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The euro dropped versus the majority of its most-traded counterparts amid speculation Europe’s effort to expand its bailout fund to 1 trillion euros ($1.3 trillion) is falling short. The 17-nation currency pared gains versus the dollar after the European Central Bank failed to offset the extra liquidity created by its bond purchase program. Euro-area finance ministers are meeting today. Europe’s efforts to expand its rescue fund are flagging, forcing renewed consideration of a role for the ECB in insulating Spain and Italy from the debt crisis, two officials familiar with the discussions said. Finance ministers will have an initial discussion today on channeling ECB loans to cash-strapped euro nations through the International Monetary Fund, aiming to bring the central bank onto the front lines without violating its ban on direct lending to governments, said the people, who declined to be identified because the talks are at an early stage.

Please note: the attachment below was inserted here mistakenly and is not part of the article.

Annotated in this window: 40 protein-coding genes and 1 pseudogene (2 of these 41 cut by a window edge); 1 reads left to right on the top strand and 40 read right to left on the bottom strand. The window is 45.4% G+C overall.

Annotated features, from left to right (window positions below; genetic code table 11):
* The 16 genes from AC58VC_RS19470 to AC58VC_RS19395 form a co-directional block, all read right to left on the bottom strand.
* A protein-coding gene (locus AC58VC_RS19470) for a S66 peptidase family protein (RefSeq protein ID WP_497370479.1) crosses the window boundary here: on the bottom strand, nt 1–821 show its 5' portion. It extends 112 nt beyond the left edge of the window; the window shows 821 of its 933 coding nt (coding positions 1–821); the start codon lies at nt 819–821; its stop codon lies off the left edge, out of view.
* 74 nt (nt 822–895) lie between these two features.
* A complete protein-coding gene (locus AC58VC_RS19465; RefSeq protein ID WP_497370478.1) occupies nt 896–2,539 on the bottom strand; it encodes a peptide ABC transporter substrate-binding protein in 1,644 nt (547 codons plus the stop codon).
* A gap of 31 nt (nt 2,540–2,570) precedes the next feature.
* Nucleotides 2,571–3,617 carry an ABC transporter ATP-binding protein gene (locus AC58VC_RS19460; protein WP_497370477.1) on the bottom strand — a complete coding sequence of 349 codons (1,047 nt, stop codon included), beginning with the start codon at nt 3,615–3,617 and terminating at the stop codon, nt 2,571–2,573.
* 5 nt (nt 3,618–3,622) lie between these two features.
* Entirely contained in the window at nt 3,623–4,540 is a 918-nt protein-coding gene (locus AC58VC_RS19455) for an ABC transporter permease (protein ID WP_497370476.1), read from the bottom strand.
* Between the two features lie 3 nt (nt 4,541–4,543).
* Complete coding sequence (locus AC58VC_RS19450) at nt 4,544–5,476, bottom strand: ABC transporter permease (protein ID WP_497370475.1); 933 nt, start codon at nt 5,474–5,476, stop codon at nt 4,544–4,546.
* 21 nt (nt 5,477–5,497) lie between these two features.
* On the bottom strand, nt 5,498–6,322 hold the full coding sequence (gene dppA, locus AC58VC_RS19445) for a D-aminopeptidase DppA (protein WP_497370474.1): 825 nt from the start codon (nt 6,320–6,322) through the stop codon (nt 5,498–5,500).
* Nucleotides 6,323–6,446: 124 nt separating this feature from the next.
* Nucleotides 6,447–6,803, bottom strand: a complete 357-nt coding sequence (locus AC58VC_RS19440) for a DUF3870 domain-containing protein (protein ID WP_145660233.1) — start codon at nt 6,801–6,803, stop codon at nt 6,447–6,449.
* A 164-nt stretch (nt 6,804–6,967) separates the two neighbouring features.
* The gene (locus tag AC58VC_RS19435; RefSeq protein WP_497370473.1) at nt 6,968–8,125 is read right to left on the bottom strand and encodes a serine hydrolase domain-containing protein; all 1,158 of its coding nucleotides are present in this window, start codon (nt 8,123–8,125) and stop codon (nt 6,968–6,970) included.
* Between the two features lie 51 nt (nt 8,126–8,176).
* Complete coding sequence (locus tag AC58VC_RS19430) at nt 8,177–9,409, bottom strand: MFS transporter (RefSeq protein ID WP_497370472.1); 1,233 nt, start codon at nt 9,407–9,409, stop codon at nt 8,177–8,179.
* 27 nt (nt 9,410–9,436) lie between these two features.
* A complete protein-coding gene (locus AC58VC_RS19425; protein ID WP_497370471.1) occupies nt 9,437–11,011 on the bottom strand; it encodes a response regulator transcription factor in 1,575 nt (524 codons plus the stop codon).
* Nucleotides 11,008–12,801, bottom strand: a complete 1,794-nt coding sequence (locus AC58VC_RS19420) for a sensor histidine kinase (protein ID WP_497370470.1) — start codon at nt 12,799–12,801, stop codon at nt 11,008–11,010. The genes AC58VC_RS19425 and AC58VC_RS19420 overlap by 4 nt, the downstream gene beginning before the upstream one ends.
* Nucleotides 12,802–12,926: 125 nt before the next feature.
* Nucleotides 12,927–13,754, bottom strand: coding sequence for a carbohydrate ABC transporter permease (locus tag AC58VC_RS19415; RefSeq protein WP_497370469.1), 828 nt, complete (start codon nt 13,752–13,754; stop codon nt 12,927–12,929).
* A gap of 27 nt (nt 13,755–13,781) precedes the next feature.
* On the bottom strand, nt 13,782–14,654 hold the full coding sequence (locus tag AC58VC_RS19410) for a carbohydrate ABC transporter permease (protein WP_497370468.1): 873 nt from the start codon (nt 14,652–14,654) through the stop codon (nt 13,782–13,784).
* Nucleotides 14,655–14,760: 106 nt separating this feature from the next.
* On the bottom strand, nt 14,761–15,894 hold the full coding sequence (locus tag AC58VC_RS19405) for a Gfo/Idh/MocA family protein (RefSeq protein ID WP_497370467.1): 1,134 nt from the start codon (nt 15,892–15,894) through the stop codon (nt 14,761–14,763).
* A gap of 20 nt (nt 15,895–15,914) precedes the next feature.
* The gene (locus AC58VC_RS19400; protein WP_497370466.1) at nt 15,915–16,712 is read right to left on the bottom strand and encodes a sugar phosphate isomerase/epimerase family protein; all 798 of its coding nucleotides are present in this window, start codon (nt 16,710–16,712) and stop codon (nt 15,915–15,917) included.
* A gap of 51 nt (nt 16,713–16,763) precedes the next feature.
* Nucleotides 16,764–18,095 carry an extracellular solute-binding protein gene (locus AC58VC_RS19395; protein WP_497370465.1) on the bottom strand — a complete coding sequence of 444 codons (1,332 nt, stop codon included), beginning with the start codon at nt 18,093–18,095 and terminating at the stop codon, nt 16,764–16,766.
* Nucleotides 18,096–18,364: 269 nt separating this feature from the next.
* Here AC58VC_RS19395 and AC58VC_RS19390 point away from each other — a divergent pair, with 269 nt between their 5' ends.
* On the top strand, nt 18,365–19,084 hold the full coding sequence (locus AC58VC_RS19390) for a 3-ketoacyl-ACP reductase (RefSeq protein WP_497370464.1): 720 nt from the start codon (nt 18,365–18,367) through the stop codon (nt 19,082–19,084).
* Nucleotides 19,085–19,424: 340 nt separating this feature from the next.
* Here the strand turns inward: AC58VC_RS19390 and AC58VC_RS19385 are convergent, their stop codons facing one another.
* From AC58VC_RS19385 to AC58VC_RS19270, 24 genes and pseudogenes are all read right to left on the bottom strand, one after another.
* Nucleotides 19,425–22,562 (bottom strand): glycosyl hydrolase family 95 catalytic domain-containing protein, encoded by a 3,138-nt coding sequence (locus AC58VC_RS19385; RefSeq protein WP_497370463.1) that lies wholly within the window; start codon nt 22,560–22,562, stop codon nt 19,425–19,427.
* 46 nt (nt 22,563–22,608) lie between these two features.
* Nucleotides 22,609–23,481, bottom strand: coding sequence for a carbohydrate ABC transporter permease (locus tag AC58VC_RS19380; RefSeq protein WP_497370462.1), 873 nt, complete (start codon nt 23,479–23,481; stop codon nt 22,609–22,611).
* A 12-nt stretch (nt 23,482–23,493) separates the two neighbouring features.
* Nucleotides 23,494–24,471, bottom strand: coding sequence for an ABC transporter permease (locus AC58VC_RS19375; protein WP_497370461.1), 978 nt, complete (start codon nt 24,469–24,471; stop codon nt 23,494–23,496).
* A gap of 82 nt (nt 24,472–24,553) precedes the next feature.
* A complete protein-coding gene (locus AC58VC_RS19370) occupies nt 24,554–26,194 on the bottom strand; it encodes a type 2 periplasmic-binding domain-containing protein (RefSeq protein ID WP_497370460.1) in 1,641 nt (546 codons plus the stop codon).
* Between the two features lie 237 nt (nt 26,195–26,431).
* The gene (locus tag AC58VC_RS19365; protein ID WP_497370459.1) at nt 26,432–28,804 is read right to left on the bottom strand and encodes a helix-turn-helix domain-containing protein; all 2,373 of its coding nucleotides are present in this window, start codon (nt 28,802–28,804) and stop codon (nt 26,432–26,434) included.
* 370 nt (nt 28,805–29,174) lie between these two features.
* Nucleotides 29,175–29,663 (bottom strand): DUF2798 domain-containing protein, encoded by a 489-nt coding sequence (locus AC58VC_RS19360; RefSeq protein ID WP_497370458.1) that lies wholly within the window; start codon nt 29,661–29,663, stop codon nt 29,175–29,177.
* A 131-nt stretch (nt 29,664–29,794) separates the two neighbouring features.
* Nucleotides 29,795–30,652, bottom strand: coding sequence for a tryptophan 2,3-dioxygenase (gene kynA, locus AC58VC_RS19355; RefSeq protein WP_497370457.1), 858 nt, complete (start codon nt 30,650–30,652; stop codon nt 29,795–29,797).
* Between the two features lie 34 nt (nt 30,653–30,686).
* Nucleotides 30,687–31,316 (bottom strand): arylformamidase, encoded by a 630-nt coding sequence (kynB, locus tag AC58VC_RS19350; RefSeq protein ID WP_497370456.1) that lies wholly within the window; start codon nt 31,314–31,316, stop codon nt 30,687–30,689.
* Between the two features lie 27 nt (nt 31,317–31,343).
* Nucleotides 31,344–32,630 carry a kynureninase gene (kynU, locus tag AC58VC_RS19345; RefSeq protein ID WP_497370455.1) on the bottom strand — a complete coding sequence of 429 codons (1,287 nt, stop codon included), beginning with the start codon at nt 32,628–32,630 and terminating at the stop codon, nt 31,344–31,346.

Australia’s dollar was the biggest winners versus the greenback as investors sought higher-yielding assets. Australia’s dollar rallied for a second day against the greenback, rising as much as 1.8 percent before trading at $1.0008, up 1 percent. It fell for the past four weeks. The Aussie pared its drop for November to 4.8 percent. The Aussie was the best performer against the U.S. dollar yesterday among the most-traded currencies, rising 2 percent as equities rallied worldwide.
Americans were less pessimistic on the outlook for jobs and wages this month, a report showed. The Conference Board’s index increased to 56 from a revised 40.9 reading in October in the biggest monthly gain since April 2003, figures from the New York-based private research group showed today. The Dollar Index, which IntercontinentalExchange Inc. uses to track the greenback against the currencies of six major U.S. trading partners, was down 0.3 percent to 78.985 after earlier dropping as much as 0.9 percent.
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